Please ensure that appropriate SPSS/JASP output is submitted in the appendix.
Use peer-reviewed journal articles as a guide whenever writing a lab report.
What do I need to write-up? A partial report with word count limit of 1,500 words
consisting of Methods, Results, Discussion, with Reference and appendix sections (not part of word count).
Word guides for the main sections of the report are as follows:
Method: 400 words
Results: 300 words
Discussion: 500 words
Remember less is more! Be concise. References do not count towards the word total. The report should be formatted in line with APA 7th edition guidelines.
Details on the Study
Below is the structure of the expected research report and some suggested considerations.
You will be able to identify the number of participants from the dataset, and you have already been
informed of where participants were recruited. Also, consider the type of sampling that would have
taken place, and as to how the study would have recruited. Imagine you had carried out the study so
what would have been good practice?
Note the total sample where necessary.
You will need to outline the study method used to gather data, and also make clear as to what the
study design is including the variables involved. Remember to conceptualise and operationalise
variables as clearly as possible. What extraneous variables would have been controlled for?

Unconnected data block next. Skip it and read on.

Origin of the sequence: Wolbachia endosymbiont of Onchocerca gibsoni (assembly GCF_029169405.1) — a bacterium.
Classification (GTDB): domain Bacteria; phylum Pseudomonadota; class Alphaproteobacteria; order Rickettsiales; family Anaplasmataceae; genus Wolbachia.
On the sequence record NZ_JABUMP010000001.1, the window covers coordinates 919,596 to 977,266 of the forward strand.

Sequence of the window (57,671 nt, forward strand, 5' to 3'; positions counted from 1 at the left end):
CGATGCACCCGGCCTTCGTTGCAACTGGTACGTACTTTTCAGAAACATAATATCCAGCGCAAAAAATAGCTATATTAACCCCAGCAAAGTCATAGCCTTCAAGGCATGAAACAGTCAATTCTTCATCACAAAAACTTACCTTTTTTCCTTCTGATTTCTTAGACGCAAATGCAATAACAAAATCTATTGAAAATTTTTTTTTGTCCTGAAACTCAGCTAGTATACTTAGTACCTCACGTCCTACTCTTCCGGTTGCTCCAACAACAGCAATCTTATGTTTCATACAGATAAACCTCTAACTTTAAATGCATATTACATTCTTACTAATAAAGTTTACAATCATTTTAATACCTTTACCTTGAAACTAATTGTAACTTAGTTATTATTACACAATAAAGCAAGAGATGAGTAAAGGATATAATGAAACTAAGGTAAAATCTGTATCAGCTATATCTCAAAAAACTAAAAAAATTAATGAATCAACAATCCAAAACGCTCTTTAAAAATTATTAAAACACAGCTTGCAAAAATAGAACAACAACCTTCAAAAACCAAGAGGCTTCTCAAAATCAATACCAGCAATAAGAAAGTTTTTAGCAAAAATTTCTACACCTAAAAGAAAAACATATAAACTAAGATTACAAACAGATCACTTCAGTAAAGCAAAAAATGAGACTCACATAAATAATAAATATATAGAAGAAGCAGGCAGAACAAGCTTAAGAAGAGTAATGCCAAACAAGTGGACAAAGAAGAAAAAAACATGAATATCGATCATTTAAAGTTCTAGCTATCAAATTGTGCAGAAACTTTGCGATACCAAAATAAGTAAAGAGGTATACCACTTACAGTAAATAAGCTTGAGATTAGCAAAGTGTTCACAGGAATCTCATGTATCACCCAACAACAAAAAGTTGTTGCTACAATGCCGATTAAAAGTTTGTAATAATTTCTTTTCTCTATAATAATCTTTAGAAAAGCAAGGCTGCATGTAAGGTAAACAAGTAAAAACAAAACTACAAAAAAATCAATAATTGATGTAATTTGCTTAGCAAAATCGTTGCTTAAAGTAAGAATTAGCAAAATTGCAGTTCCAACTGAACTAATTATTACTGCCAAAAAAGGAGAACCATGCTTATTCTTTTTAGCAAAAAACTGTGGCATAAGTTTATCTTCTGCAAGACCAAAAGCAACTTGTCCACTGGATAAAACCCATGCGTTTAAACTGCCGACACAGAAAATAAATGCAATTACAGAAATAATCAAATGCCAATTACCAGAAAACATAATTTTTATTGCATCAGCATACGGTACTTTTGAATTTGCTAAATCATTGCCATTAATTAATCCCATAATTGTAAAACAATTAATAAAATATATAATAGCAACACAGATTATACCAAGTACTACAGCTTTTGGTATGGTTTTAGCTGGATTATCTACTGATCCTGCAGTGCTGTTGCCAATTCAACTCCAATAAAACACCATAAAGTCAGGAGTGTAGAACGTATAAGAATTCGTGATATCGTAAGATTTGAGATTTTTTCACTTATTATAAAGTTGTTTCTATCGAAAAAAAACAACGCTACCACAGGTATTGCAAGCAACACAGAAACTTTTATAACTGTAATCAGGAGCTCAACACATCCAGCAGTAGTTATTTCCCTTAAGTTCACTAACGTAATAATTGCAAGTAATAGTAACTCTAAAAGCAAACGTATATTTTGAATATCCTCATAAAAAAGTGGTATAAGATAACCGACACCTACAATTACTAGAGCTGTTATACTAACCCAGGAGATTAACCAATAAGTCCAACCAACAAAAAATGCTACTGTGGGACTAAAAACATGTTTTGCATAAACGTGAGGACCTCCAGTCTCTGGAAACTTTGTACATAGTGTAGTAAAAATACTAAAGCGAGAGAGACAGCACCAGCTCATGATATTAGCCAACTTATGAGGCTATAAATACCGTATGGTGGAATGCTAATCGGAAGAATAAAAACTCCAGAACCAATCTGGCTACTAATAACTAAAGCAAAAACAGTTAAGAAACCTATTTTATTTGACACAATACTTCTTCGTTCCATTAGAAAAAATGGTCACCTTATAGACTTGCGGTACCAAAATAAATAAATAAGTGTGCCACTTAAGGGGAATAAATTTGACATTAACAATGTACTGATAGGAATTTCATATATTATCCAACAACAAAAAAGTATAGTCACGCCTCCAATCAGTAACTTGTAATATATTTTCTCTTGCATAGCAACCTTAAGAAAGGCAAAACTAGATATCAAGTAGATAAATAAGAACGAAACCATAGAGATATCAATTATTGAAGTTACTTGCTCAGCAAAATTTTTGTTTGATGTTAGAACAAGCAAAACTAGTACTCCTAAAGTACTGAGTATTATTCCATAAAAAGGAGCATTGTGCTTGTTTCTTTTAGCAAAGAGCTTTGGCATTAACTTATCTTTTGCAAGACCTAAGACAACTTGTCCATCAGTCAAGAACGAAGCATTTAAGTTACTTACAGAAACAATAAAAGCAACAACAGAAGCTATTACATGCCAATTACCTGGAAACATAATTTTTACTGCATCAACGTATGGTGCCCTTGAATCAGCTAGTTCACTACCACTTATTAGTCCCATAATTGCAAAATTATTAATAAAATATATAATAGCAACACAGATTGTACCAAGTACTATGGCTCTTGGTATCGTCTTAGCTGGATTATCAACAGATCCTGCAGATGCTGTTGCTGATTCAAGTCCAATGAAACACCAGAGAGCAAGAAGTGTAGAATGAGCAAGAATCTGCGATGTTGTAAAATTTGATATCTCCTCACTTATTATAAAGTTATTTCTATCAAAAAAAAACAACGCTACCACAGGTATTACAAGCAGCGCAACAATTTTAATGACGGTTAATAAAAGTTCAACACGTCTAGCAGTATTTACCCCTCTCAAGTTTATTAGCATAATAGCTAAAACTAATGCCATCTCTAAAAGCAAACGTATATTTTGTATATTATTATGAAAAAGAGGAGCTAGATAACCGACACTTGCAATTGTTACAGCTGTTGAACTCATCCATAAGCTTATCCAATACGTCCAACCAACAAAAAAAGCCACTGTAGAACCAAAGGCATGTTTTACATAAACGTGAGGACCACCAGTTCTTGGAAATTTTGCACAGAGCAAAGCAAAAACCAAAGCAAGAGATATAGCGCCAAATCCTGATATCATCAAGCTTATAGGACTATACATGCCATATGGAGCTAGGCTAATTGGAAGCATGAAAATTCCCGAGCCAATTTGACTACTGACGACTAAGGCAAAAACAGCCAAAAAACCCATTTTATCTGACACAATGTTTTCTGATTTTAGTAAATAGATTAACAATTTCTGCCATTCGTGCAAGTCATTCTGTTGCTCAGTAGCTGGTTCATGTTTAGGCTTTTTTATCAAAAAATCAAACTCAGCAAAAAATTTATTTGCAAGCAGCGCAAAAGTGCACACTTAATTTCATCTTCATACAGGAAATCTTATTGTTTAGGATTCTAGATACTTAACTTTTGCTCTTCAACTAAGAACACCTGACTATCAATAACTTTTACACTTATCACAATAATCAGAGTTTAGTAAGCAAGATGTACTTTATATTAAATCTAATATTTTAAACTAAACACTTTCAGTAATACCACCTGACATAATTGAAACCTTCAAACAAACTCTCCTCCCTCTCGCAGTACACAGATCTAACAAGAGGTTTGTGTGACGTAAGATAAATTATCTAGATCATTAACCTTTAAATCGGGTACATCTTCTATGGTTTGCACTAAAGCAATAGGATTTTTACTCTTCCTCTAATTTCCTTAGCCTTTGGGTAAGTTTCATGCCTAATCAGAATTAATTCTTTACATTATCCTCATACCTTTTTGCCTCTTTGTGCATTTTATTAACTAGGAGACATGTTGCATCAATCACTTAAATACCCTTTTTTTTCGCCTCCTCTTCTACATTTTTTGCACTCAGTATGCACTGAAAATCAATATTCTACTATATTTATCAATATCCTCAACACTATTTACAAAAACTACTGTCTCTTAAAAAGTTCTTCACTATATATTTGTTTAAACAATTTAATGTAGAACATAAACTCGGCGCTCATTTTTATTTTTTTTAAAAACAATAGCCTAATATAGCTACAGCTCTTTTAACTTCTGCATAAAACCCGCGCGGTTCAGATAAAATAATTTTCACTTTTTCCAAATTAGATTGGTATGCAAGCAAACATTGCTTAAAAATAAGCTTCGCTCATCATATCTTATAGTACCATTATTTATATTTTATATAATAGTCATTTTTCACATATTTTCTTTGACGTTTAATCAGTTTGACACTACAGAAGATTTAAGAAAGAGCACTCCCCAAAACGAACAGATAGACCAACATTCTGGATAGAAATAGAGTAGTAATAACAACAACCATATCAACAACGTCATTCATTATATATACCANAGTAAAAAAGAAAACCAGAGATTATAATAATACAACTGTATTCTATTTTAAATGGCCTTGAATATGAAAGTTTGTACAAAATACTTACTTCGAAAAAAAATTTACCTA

Give a clear indication of the type of design that was used.
Outline all the variables with citations.
How was the study standardised for each participant.
What extraneous variables and factors were controlled for (if any)?
The following would have contributed to the gathering of data, find and locate the sources of those
that are established measures and outline their reliability and validity.
Adapted Workplace Ostracism Scale
Brief Experiential Avoidance Questionnaire
Dysfunctional Beliefs and Attitudes about Sleep Scale
Pre-Sleep Arousal Scale
Sleep Hygiene Index
Sleep Quality Scale
Key Points
Include all the variables (see background to work out the full list of predictor and
Outcome variables).
Find citations for each variable.
Discuss the variables e.g. what do they measure, how do they measure that variable
(including scale information), what does the high and low score mean for the variable.
Include the reliability scores (e.g. Cronbach’s alpha). This is usually found on the original
scale information.
Please use the variable names above as they are all from standardised scales.
Outline as to how you would have gathered the data using the method you give in the methods,
again, consider good practice and considerations.
Provide a brief outline of ethical practice to be able to carry out the study, as well as considerations
of what ethical aspects needed to be considered and accounted for as part of the study design and
It is important to provide both descriptive and inferential analysis. You have been taught how to carry
out correlation, simple and multiple regression, as well as how to report. Please do so here.
When writing your discussion section, you will need to summarize your findings and relate back to the research question/hypotheses. You should aim to discuss the findings in relation to existing theory and/or research literature. Consider the implications of the findings (e.g., theoretical, practical). Were there any key limitations (e.g., was the design strong? was the sample size large enough? Were there any problems with your materials?), what could improve the study (e.g., what do you suggest future researchers do differently). You should also provide a short take-home message in your conclusion.